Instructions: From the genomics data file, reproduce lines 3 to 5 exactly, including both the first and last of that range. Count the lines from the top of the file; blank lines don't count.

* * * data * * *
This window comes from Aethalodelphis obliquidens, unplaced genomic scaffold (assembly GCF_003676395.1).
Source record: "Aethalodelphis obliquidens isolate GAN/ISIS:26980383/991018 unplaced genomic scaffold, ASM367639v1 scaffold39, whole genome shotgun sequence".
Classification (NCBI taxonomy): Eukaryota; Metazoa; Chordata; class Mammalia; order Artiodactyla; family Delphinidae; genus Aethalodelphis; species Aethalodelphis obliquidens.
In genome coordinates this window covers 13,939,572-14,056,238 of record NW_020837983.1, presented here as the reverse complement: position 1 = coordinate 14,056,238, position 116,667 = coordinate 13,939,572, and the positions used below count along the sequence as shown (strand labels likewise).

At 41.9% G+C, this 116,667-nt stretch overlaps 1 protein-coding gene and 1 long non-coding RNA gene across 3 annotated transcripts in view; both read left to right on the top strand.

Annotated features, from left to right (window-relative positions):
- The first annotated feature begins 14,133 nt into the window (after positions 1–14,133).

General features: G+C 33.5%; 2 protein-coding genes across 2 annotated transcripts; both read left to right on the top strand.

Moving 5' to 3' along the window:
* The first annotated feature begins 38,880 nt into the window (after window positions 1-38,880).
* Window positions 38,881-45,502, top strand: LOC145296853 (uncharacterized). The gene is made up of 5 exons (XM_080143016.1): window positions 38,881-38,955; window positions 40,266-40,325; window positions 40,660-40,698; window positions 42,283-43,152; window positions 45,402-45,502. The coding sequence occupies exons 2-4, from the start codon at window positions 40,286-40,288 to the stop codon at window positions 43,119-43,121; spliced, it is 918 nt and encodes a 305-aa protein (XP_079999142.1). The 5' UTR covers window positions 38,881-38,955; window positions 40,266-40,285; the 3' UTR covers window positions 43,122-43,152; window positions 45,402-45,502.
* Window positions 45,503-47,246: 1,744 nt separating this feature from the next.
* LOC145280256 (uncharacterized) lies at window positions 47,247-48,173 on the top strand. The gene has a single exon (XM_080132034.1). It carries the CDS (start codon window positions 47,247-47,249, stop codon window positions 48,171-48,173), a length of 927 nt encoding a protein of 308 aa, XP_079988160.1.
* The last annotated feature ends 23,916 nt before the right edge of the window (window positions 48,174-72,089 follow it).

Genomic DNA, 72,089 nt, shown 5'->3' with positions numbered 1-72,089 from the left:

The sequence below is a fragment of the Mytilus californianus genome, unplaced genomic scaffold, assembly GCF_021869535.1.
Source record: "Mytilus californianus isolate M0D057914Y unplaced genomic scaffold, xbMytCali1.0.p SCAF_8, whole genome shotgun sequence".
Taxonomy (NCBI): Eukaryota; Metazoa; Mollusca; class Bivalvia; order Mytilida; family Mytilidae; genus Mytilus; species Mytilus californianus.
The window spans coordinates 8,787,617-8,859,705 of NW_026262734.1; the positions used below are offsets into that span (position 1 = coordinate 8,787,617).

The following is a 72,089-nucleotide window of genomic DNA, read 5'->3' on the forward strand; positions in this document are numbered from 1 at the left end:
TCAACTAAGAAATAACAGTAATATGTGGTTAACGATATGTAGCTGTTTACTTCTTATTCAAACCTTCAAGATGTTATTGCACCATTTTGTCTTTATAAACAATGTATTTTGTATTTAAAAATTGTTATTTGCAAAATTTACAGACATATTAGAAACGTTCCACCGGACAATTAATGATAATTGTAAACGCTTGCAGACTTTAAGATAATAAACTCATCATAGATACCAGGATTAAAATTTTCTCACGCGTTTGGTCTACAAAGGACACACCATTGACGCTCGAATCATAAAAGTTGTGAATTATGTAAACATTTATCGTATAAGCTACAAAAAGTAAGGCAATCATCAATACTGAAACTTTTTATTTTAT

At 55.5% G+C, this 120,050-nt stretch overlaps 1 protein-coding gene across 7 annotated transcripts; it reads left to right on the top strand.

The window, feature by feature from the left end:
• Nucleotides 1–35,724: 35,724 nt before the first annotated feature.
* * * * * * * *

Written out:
Classification (NCBI taxonomy): Eukaryota; Metazoa; Chordata; class Mammalia; order Artiodactyla; family Delphinidae; genus Aethalodelphis; species Aethalodelphis obliquidens.
In genome coordinates this window covers 13,939,572-14,056,238 of record NW_020837983.1, presented here as the reverse complement: position 1 = coordinate 14,056,238, position 116,667 = coordinate 13,939,572, and the positions used below count along the sequence as shown (strand labels likewise).

At 41.9% G+C, this 116,667-nt stretch overlaps 1 protein-coding gene and 1 long non-coding RNA gene across 3 annotated transcripts in view; both read left to right on the top strand.